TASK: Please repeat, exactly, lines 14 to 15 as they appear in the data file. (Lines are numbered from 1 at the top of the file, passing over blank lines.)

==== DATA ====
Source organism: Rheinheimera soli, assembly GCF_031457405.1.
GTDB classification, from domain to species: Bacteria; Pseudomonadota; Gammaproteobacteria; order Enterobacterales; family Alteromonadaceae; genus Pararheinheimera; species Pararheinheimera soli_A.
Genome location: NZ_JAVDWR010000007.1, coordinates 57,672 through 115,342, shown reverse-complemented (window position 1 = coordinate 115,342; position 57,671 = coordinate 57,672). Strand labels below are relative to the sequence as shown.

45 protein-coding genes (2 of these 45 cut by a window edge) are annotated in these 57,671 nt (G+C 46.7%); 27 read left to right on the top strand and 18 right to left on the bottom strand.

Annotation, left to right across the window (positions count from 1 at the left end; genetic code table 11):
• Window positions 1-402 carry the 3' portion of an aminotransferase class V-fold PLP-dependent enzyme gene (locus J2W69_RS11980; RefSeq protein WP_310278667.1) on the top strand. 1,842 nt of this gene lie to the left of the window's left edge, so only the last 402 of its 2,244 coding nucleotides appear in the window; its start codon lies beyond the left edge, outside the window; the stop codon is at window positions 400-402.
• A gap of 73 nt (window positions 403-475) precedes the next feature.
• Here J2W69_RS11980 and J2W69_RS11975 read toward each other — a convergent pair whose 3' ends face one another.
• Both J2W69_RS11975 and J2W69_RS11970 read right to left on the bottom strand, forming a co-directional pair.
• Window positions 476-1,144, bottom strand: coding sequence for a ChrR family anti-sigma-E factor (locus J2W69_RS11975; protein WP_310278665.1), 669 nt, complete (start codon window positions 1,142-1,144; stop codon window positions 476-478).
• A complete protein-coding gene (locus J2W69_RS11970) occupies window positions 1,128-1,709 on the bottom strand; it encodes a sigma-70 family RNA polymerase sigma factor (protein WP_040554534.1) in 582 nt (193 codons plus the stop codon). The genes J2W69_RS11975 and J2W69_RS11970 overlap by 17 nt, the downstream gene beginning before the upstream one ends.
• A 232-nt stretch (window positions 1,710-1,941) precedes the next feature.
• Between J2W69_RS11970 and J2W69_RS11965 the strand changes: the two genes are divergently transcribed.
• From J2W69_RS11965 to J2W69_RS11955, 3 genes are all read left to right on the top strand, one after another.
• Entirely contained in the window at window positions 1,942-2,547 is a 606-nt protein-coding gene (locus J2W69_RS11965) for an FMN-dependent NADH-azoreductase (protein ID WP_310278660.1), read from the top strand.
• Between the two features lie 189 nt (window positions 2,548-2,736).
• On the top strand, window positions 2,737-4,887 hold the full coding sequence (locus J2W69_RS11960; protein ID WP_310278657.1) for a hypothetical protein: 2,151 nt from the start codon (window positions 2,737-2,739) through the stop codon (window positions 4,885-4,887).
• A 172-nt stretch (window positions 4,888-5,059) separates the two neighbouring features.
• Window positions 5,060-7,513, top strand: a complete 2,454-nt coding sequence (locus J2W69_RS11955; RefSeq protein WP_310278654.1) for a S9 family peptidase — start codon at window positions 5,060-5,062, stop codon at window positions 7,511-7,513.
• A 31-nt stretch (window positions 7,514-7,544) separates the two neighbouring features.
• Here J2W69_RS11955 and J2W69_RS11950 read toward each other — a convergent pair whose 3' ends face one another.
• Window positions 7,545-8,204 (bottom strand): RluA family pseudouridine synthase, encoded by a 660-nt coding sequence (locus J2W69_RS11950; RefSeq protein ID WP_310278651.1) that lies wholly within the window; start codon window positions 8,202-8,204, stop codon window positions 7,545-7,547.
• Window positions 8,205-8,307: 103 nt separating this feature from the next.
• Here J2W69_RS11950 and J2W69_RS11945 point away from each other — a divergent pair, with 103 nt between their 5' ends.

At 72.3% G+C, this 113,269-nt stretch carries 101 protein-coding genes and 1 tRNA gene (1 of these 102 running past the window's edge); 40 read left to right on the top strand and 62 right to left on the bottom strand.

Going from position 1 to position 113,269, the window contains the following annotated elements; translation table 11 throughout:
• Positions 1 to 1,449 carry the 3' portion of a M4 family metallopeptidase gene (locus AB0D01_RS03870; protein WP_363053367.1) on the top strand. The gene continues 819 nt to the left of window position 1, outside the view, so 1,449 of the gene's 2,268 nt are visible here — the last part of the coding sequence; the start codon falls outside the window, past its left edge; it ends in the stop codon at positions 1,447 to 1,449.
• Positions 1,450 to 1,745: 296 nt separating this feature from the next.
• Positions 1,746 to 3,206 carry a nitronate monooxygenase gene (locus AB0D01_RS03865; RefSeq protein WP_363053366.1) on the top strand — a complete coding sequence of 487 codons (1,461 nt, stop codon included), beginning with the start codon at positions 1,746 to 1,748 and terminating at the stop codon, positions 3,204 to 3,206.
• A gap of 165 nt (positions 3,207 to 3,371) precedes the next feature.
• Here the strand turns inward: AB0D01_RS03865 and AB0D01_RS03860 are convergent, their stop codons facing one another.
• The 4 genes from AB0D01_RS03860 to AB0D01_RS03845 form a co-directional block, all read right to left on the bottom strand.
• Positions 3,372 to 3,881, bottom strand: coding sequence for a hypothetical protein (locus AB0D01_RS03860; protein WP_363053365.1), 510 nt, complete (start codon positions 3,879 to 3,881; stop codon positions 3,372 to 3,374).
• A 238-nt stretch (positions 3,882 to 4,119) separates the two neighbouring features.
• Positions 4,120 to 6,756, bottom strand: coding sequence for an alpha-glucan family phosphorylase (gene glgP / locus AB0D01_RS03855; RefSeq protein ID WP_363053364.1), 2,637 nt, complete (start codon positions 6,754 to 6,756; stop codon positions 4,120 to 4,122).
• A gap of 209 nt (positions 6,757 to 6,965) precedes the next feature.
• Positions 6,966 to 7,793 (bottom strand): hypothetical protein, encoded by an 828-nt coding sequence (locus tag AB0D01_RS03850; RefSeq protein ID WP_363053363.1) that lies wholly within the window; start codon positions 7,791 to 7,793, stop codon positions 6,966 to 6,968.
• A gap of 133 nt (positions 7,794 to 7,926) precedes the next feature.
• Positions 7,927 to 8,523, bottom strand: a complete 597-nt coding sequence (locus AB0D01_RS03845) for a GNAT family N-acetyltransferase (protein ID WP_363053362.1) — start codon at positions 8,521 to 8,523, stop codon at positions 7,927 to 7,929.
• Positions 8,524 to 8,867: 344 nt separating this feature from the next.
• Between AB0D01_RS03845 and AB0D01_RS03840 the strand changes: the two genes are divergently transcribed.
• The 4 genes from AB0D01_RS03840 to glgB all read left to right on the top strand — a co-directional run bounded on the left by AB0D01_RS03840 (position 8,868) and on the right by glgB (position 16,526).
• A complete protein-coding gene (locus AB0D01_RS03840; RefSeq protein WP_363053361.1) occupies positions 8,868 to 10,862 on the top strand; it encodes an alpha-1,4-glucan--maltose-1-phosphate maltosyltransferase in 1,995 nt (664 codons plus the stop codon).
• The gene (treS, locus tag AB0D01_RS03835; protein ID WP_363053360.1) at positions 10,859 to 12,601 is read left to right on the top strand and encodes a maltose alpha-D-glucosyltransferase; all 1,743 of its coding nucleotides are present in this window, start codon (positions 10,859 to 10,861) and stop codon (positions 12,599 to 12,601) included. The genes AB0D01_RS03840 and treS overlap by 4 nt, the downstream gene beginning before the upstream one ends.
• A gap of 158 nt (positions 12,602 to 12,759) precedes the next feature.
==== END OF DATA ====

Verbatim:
• From J2W69_RS11965 to J2W69_RS11955, 3 genes are all read left to right on the top strand, one after another.
• Entirely contained in the window at window positions 1,942-2,547 is a 606-nt protein-coding gene (locus J2W69_RS11965) for an FMN-dependent NADH-azoreductase (protein ID WP_310278660.1), read from the top strand.